- Find the section labeled #2 and place a piece of fabric right sides together with Piece #1. Be sure the fabric extends at least 1/4″ beyond the fold on the paper because this will become your seam allowance. Make sure the side margins are at least 1/4″ because these will become the seam allowances when adding other fabrics to the template.
- Pin the fabric in place and unfold the paper pattern.
- Be sure to set your stitch length to 1.5mm for FPP paper or 1.2 – 1.0mm for printer paper.
- Time to stitch! On the front of the paper pattern, stitch along the solid line between Section #1 and Section #2. It’s fine to start in the margin, but be sure to end in the correct spot on the pattern. If your machine has a stitch locking function, this is a great place to use it.
Step 5: Trimming the Seam
This is the best part because you will now be able to see how efficient FPP really is!
- On the seam line you just stitched, fold back the paper pattern just like you did when aligning the fabric.
- Place the lip of the Add-a-Quarter Ruler close against the seam. Be sure there are no puckers or uneven stitches. Trim down the seam allowance to 1/4″.
- Unfold the paper pattern and prepare to press the seam.
Pro Tip: Always double check your seam allowance before you trim and be careful not to cut away any of the paper pattern.
Step 6: Pressing the Seams
A lot of people prefer to use a Seam Roller to press their Foundation Paper Piecing seams between stitching because it’s easy to keep next to the sewing machine. Others will set up a mini iron next to their machine to press the seams.
If you prefer this, be sure to use a dry iron or you may get the paper template wet. Personally, I walk across the room to press my seams because it makes me get up and move.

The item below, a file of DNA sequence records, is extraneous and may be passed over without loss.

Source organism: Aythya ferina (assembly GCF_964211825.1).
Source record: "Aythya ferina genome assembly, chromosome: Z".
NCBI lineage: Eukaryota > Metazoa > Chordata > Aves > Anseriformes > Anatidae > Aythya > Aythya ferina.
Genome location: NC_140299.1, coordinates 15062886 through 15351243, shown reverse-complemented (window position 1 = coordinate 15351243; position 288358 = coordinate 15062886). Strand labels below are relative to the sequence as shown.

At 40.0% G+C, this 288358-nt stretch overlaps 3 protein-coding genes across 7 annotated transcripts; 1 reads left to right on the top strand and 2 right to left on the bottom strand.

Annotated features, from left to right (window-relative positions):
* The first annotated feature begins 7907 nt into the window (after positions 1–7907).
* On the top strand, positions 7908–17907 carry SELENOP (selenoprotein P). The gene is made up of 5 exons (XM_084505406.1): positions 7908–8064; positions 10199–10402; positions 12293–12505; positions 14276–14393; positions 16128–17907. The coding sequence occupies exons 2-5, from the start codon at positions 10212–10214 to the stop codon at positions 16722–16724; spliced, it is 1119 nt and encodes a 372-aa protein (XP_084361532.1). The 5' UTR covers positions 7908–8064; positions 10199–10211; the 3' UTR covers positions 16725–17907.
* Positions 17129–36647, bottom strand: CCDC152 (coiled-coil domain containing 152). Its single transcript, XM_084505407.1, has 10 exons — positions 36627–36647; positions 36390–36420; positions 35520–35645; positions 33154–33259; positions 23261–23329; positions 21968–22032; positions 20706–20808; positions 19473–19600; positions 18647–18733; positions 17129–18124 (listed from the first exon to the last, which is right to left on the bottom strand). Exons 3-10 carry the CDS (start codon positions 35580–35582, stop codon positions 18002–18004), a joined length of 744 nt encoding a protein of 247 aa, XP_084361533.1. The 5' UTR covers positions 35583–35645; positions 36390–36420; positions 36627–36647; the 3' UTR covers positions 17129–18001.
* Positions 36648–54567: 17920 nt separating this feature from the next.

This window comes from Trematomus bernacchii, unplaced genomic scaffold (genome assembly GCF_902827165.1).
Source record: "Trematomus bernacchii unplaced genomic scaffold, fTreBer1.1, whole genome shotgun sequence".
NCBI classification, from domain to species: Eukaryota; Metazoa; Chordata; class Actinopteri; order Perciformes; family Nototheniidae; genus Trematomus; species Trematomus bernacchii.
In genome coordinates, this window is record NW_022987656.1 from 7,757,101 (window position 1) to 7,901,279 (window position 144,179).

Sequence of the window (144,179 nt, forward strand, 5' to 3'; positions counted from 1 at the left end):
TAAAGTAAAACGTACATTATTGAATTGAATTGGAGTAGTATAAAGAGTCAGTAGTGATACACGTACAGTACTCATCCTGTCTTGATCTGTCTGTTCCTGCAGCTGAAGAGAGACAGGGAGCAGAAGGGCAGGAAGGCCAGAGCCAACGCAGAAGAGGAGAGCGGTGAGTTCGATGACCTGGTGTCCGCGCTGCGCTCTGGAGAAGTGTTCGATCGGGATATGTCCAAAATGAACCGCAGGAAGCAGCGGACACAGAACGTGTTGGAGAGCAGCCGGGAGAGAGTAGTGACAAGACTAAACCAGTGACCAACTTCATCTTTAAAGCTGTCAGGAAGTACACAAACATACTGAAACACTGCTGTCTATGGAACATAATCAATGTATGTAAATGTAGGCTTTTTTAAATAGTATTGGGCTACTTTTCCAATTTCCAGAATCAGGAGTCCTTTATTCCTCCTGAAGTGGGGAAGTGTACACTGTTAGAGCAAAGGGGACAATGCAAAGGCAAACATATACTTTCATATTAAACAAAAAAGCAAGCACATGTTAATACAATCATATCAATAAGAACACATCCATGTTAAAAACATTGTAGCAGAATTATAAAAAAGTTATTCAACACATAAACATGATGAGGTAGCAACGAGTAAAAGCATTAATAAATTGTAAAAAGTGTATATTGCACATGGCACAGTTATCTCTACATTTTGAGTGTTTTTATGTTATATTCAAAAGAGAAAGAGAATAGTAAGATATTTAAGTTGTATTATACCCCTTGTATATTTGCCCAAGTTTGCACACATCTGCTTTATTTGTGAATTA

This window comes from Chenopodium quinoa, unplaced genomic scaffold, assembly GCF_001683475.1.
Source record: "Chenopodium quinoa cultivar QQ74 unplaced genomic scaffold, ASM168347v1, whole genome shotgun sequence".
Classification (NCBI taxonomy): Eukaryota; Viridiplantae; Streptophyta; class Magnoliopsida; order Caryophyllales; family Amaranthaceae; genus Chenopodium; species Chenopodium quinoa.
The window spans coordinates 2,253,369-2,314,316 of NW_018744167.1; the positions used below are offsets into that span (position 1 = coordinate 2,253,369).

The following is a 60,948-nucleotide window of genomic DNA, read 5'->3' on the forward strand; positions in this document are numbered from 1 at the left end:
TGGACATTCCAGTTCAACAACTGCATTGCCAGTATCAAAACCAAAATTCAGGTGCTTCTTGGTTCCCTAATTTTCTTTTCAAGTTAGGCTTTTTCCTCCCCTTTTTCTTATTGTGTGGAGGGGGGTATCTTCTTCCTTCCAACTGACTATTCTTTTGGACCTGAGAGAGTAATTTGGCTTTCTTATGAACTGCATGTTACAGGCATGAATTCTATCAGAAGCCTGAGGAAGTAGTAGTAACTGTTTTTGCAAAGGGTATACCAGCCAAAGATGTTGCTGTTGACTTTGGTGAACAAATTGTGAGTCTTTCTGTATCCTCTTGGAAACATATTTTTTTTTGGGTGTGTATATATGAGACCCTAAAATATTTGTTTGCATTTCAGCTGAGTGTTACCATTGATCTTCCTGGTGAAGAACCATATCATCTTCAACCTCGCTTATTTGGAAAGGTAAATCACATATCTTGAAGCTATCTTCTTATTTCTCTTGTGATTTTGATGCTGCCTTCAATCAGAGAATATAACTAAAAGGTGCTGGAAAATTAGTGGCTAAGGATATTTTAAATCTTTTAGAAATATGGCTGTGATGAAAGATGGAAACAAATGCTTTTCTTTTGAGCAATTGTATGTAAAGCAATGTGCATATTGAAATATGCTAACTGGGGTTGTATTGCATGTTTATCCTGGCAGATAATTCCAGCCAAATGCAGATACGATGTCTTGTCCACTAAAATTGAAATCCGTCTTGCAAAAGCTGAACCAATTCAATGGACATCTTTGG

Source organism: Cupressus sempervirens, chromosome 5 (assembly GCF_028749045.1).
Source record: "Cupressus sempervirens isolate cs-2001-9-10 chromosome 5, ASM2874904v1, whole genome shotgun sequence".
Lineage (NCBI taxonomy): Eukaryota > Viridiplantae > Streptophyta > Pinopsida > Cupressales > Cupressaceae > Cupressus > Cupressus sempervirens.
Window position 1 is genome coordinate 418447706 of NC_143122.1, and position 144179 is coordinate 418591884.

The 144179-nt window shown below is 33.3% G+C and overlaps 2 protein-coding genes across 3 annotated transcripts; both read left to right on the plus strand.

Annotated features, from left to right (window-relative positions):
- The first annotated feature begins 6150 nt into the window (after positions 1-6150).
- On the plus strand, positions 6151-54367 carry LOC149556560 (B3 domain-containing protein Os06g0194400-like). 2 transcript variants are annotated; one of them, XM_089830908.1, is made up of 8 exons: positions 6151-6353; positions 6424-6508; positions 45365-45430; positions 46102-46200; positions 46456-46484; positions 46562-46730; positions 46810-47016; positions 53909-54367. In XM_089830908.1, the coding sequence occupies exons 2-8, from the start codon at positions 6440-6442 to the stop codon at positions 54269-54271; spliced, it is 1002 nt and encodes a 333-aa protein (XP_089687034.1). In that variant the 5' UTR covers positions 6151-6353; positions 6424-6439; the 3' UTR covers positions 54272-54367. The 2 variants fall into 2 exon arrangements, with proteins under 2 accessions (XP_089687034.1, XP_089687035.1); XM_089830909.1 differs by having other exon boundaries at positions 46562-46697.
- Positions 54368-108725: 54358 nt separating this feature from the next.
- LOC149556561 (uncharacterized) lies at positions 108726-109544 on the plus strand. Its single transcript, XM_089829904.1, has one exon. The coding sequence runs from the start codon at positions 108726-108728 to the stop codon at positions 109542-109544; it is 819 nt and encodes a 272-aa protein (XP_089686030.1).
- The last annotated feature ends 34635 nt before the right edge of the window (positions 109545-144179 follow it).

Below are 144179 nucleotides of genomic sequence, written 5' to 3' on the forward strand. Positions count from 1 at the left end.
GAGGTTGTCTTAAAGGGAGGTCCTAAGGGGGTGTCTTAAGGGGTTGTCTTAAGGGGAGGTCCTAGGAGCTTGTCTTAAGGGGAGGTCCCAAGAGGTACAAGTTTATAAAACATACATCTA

- Place the printed paper template facing down and the fabric side facing up.
- Using one of the ironing methods mentioned above, press the seam toward the most recently added piece of fabric.
Step 7: Repeat
Repeat Steps #4 – #6 using the same process for the sections labeled 3 through 9.
Once you have finished sewing all of the pieces to the paper piecing foundation template you are ready to trim the block and remove the paper.
Step 8: Trimming the Block
Place the printed side of the paper pattern facing up and, using a rotary cutter, trim the block along the dotted line border.
Pro Tip: Using a square quilting ruler will give you the most accurate measurements.
You now will have a perfectly squared block that is 3.5″ with a 1/4″ seam allowance. When you connect these blocks the points will line up perfectly!
Pro Tip: Use a rotary cutter blade dedicated to cutting paper. If you use your regular fabric cutter it will dull your blade quickly.
- Remove all of the foundation paper from the back of your project.
- Press all of the seams flat on both the front and back.
Benefits of Foundation Paper Piecing
Quilting beginners should be encouraged to try foundation paper piecing because it’s practically fool-proof.
- Stitching on the paper line means seam allowances don’t vary – all seam allowances are 1/4″.
- Foundation paper pieced blocks match up because the block size doesn’t vary.
- Things like points are perfect every time.
- Foundation paper piecing is ideal for really small details in a quilt block.
- You can get wildly creative with your quilts once you’ve mastered foundation paper piecing.
While it takes a minute to wrap your head around the process, once you’ve mastered FPP, anything is possible.
You now have a perfect 3″ Log Cabin block that can be the start of a quilt, table runner, hot pad, mug rug, or anything you can dream up.
Get 5 Templates + PDF Instructions!
Get the full Tiny Log Cabin FPP Quilt Block PDF Pattern in my Shop! This new pattern includes not only all of the directions from this tutorial PLUS the FREE 3″ FPP template, but also four other Tiny Log Cabin templates in the following sizes: 2″, 3″ (free in this tutorial), 4″, 5″, and 6″.
Advance your FPP Skills
Advance your foundation paper piecing skills with my tutorial Beginner Foundation Paper Piecing. It shows how to easily make four small FPP blocks that assemble into one unique block.